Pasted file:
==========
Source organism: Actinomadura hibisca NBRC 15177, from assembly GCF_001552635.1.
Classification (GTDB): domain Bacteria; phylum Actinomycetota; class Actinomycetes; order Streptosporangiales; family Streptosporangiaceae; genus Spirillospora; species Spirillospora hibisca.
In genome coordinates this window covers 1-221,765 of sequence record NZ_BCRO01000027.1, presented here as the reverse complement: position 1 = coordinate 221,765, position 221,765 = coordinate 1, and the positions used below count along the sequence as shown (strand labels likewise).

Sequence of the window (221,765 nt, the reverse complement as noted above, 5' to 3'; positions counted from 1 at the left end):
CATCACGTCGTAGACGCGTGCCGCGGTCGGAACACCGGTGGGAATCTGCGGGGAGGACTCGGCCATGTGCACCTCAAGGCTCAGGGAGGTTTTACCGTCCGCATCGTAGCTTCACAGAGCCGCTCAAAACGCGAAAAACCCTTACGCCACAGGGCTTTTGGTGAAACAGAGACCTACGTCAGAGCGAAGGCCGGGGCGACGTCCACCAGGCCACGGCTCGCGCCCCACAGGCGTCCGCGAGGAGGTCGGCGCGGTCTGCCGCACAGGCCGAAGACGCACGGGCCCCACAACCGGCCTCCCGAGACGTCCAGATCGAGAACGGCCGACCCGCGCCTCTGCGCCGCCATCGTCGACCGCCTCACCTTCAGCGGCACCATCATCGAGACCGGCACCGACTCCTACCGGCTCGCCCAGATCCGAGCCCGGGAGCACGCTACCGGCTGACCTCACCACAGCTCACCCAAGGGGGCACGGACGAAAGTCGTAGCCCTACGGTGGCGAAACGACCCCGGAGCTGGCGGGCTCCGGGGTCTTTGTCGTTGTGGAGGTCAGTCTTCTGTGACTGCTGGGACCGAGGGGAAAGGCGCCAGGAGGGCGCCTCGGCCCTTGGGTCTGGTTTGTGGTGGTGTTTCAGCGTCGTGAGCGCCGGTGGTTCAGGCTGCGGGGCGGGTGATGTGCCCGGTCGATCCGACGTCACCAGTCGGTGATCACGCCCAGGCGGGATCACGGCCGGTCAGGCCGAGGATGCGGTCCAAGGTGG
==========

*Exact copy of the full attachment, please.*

Source organism: Actinomadura hibisca NBRC 15177, from assembly GCF_001552635.1.
Classification (GTDB): domain Bacteria; phylum Actinomycetota; class Actinomycetes; order Streptosporangiales; family Streptosporangiaceae; genus Spirillospora; species Spirillospora hibisca.
In genome coordinates this window covers 1-221,765 of sequence record NZ_BCRO01000027.1, presented here as the reverse complement: position 1 = coordinate 221,765, position 221,765 = coordinate 1, and the positions used below count along the sequence as shown (strand labels likewise).

Sequence of the window (221,765 nt, the reverse complement as noted above, 5' to 3'; positions counted from 1 at the left end):
CATCACGTCGTAGACGCGTGCCGCGGTCGGAACACCGGTGGGAATCTGCGGGGAGGACTCGGCCATGTGCACCTCAAGGCTCAGGGAGGTTTTACCGTCCGCATCGTAGCTTCACAGAGCCGCTCAAAACGCGAAAAACCCTTACGCCACAGGGCTTTTGGTGAAACAGAGACCTACGTCAGAGCGAAGGCCGGGGCGACGTCCACCAGGCCACGGCTCGCGCCCCACAGGCGTCCGCGAGGAGGTCGGCGCGGTCTGCCGCACAGGCCGAAGACGCACGGGCCCCACAACCGGCCTCCCGAGACGTCCAGATCGAGAACGGCCGACCCGCGCCTCTGCGCCGCCATCGTCGACCGCCTCACCTTCAGCGGCACCATCATCGAGACCGGCACCGACTCCTACCGGCTCGCCCAGATCCGAGCCCGGGAGCACGCTACCGGCTGACCTCACCACAGCTCACCCAAGGGGGCACGGACGAAAGTCGTAGCCCTACGGTGGCGAAACGACCCCGGAGCTGGCGGGCTCCGGGGTCTTTGTCGTTGTGGAGGTCAGTCTTCTGTGACTGCTGGGACCGAGGGGAAAGGCGCCAGGAGGGCGCCTCGGCCCTTGGGTCTGGTTTGTGGTGGTGTTTCAGCGTCGTGAGCGCCGGTGGTTCAGGCTGCGGGGCGGGTGATGTGCCCGGTCGATCCGACGTCACCAGTCGGTGATCACGCCCAGGCGGGATCACGGCCGGTCAGGCCGAGGATGCGGTCCAAGGTGG